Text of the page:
TORONTO (Reuters) - Hundreds of thousands of Canadian students broke out in song at the same time across the country on Monday during the fourth annual Music Monday.
The event, started by the Coalition for Music Education in Canada, aims to promote the importance of music education for children and to protect music programs in schools.
“The kids, who are in schools in our classrooms today, are the people who will be nurturing our futures tomorrow,” said Ingrid Whyte, executive director of the coalition, who started the event.
“Music provides so many skills they can take forward throughout their lives.”
More than 650,000 students from 1,500 schools and communities from coast-to-coast sang in the afternoon event. Music teachers took their pupils into the community for the simultaneous concert to sing “Our Song,” which was written by Canadian female music duo Dala.
After the song, communities incorporated their own musical activities to celebrate the day.
The event began in 2005, focusing on students in schools, but has since grown to include community ensembles, choirs, orchestras and professional symphonies.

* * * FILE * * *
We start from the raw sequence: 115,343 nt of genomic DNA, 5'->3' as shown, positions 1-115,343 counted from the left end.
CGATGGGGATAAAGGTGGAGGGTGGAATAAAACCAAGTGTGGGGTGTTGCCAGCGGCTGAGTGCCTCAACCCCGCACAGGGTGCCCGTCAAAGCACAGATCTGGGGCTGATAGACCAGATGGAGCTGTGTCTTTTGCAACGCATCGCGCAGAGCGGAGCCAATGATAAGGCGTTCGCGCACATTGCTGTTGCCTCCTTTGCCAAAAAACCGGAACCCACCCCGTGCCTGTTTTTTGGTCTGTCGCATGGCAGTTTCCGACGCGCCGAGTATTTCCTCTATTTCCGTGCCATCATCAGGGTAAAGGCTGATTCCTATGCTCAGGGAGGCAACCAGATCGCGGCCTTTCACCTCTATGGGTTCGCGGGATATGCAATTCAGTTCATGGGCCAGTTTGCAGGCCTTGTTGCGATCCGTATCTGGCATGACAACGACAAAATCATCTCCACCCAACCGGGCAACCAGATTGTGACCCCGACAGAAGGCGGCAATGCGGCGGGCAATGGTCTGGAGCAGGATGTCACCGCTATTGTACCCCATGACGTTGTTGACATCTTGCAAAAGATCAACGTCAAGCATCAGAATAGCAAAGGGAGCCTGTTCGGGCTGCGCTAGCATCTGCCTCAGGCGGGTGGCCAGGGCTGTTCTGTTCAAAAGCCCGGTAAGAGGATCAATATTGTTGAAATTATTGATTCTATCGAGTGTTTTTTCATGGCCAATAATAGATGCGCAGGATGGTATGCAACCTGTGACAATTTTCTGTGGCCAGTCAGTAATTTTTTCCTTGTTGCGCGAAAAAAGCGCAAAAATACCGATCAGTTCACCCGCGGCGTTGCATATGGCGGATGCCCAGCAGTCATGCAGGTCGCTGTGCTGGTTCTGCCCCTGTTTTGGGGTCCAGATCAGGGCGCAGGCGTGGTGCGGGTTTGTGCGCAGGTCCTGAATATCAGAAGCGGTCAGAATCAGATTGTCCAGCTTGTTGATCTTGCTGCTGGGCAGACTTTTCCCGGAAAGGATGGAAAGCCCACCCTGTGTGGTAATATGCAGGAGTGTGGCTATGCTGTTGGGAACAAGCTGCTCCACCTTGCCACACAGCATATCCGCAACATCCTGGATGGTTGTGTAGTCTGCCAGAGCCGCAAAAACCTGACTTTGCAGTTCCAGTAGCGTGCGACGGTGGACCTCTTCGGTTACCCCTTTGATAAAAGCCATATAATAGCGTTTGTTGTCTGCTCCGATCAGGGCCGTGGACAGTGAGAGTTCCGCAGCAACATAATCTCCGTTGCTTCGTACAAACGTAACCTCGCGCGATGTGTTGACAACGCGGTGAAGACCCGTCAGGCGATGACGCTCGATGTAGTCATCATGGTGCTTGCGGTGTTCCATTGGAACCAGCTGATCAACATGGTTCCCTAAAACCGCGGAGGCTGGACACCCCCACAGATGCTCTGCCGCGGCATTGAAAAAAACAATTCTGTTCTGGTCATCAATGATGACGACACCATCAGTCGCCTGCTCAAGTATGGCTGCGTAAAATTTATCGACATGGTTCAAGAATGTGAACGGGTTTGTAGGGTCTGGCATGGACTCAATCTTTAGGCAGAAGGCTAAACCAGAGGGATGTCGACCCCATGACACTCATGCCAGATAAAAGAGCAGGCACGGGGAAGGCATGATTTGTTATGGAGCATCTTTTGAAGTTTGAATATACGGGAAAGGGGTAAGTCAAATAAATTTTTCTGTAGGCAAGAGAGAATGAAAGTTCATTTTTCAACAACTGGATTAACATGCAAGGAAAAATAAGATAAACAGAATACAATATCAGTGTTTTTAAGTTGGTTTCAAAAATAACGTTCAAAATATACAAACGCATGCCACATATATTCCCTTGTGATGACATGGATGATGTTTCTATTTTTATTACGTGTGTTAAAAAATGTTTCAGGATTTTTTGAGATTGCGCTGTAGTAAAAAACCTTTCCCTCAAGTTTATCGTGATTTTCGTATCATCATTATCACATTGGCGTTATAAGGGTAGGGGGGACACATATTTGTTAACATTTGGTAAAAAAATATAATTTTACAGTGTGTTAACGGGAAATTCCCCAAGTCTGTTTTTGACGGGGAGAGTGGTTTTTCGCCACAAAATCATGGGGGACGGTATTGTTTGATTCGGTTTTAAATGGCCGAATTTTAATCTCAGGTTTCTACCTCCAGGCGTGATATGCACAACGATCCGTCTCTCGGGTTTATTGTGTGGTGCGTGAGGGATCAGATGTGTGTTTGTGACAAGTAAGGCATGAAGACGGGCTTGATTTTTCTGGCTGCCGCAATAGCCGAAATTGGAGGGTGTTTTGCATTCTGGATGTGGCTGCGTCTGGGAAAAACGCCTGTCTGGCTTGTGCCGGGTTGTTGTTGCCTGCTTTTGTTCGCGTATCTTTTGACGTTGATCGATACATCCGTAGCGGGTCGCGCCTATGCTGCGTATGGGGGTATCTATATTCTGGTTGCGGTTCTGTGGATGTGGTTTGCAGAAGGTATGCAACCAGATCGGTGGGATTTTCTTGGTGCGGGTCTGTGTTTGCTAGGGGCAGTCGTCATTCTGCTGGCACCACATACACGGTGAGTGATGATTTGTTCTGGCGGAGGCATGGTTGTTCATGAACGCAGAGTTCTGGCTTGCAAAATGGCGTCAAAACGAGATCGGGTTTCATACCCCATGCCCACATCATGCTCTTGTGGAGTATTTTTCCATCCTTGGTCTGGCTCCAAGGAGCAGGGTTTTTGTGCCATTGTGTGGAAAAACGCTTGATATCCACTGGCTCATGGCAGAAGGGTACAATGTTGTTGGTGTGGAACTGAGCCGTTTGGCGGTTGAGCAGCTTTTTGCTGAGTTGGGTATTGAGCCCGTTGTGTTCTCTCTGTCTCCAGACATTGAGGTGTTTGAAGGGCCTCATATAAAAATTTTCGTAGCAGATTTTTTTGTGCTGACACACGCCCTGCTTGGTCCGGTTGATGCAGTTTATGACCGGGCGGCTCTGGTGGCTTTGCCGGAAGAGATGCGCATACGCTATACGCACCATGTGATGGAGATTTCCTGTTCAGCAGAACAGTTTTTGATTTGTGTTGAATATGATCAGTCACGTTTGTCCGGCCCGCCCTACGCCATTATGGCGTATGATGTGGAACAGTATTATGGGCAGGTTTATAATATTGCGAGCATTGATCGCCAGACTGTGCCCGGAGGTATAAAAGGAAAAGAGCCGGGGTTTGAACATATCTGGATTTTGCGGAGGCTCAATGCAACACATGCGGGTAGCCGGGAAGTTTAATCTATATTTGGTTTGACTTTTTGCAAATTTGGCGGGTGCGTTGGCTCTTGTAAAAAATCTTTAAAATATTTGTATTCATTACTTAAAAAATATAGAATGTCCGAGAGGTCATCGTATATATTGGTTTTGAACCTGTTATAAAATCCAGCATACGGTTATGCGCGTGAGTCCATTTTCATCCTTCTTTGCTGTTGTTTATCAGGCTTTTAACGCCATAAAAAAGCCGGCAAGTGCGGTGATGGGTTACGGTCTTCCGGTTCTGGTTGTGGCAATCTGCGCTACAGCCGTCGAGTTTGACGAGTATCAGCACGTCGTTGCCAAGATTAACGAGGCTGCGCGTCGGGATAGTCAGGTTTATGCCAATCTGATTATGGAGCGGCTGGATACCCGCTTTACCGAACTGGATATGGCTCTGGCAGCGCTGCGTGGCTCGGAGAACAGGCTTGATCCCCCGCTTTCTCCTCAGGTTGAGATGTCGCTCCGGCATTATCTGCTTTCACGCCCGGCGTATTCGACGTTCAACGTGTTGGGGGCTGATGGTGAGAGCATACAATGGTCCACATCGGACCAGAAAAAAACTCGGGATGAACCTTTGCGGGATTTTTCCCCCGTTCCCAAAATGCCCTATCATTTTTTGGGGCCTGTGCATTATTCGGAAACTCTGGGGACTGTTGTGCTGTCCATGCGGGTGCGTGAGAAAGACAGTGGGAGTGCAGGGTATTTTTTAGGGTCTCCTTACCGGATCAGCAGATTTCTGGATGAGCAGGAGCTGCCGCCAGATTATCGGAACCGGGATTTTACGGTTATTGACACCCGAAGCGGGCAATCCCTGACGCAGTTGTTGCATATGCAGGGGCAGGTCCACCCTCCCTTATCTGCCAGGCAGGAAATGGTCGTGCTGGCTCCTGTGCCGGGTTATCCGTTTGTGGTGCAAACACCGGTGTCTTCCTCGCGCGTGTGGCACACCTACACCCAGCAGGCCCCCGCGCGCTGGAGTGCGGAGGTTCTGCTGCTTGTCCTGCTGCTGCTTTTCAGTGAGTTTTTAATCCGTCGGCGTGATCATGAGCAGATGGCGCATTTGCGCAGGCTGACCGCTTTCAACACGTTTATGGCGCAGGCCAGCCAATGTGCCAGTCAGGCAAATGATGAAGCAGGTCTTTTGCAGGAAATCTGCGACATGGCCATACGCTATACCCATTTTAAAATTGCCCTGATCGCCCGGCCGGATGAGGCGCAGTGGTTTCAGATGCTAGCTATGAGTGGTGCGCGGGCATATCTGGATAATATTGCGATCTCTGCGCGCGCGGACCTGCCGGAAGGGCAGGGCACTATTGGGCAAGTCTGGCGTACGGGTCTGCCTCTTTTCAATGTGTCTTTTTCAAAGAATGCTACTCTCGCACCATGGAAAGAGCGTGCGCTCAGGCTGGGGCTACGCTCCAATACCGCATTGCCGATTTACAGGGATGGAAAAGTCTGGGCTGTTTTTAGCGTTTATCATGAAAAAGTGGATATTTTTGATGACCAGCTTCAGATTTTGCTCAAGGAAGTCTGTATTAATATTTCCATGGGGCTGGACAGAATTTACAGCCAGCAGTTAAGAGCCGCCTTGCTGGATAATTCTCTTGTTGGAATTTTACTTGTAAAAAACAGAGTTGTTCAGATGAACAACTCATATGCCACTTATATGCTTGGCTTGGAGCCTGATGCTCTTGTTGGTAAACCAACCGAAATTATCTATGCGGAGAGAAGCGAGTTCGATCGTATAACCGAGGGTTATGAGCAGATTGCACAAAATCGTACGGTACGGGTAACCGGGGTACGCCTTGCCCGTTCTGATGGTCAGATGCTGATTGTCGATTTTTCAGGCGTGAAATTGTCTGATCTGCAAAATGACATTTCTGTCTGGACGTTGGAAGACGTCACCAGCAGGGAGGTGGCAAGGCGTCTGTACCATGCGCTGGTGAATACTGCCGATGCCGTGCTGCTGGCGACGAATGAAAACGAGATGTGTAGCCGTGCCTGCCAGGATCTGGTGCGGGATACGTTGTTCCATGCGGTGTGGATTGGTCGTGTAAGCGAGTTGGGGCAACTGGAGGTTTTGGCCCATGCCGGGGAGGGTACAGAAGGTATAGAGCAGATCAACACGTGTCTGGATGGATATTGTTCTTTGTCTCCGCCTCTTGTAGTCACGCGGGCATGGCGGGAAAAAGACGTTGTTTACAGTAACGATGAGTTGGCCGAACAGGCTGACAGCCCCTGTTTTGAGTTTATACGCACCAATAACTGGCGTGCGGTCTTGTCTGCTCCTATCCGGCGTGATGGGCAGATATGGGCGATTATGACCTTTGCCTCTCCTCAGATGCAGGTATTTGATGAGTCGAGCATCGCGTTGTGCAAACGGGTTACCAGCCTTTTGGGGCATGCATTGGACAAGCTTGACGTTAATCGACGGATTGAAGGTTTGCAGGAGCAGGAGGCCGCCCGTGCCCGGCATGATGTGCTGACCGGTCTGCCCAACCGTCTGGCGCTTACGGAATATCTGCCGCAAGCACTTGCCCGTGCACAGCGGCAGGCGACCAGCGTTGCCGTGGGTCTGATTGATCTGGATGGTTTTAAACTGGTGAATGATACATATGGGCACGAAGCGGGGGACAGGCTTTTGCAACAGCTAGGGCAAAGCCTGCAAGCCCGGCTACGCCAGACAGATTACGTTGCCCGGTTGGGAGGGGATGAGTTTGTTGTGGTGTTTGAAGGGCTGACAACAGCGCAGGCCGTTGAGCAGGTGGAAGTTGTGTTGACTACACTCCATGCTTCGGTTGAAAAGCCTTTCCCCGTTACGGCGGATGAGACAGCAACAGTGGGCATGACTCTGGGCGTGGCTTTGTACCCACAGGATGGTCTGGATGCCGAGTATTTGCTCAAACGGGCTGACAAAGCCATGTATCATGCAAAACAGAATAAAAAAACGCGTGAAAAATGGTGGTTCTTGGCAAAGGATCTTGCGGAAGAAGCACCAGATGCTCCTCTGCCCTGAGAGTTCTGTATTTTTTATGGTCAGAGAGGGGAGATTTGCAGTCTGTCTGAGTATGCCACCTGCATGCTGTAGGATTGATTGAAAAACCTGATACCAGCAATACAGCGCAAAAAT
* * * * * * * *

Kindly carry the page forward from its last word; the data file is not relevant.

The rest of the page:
Music Monday, which is always celebrated on the first Monday of May, launched this year in the United States, and has also been adopted by schools in Australia, which hold their event in August.
An estimated 2 million-plus students and music makers have taken part in the event since its launch.
But Whyte realizes that even with the success of Music Monday, it will take resources and government funding to implement more music programs in schools.
The idea for Music Monday came to Whyte, a lifelong music lover, in the middle of the night.
“I was looking for a way where we could galvanize the country and focus attention in one day, and make it a very joyful and positive experience for kids.”